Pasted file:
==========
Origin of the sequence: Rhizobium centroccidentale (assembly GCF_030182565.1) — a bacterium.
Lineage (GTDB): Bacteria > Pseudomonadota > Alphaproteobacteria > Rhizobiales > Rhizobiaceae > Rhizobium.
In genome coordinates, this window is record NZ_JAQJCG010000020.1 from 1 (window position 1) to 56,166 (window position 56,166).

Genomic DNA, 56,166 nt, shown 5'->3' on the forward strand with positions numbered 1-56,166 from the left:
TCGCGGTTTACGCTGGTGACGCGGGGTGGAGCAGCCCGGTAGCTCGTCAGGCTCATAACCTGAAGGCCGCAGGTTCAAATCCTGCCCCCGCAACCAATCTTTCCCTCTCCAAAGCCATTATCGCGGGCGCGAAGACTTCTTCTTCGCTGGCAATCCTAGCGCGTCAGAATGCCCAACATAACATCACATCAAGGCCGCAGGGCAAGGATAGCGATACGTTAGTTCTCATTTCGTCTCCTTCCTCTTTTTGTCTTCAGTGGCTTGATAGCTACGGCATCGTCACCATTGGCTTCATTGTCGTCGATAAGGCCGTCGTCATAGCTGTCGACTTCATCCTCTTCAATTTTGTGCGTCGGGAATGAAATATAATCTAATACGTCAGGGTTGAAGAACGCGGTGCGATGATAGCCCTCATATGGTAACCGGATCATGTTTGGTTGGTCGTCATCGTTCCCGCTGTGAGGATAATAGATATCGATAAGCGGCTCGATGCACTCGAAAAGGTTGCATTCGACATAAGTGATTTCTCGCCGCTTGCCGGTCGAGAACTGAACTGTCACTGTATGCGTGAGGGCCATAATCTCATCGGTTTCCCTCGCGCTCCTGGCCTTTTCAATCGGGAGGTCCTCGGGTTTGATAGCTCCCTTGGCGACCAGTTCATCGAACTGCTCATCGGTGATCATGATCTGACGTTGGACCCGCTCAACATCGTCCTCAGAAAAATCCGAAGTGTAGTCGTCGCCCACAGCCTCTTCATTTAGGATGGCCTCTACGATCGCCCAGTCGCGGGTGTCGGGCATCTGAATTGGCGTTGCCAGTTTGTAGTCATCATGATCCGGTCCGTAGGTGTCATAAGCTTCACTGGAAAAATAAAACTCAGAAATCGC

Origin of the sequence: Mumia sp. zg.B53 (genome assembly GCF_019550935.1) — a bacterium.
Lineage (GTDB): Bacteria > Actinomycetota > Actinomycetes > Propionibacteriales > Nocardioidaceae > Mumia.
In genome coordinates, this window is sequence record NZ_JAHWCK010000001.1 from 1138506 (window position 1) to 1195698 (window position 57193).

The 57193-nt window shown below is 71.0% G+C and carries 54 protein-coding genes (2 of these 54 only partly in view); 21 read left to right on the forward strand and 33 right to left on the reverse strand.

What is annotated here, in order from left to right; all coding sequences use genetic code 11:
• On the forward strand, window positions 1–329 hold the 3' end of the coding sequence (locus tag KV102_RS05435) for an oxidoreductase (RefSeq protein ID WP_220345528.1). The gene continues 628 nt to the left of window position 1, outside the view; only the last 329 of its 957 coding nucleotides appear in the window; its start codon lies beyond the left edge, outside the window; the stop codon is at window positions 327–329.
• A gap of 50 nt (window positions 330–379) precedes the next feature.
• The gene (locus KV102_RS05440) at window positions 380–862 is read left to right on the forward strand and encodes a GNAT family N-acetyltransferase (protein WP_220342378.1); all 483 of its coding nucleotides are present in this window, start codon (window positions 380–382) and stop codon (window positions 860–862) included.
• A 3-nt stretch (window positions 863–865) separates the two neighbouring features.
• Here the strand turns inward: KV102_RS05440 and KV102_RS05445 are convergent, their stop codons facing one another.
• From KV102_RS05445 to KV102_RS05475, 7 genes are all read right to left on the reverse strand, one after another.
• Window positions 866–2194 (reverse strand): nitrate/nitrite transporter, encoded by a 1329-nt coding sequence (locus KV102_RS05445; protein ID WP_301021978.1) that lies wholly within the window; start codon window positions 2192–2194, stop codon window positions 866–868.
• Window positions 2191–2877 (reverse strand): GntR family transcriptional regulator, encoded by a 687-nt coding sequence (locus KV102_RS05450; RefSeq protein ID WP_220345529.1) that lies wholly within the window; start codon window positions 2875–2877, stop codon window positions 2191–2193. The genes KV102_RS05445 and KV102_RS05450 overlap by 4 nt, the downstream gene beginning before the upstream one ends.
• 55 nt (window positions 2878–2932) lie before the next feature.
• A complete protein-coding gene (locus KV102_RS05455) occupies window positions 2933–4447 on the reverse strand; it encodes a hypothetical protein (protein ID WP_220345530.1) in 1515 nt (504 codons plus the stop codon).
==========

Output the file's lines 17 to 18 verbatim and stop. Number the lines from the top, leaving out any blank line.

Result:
• Window positions 866–2194 (reverse strand): nitrate/nitrite transporter, encoded by a 1329-nt coding sequence (locus KV102_RS05445; protein ID WP_301021978.1) that lies wholly within the window; start codon window positions 2192–2194, stop codon window positions 866–868.
• Window positions 2191–2877 (reverse strand): GntR family transcriptional regulator, encoded by a 687-nt coding sequence (locus KV102_RS05450; RefSeq protein ID WP_220345529.1) that lies wholly within the window; start codon window positions 2875–2877, stop codon window positions 2191–2193. The genes KV102_RS05445 and KV102_RS05450 overlap by 4 nt, the downstream gene beginning before the upstream one ends.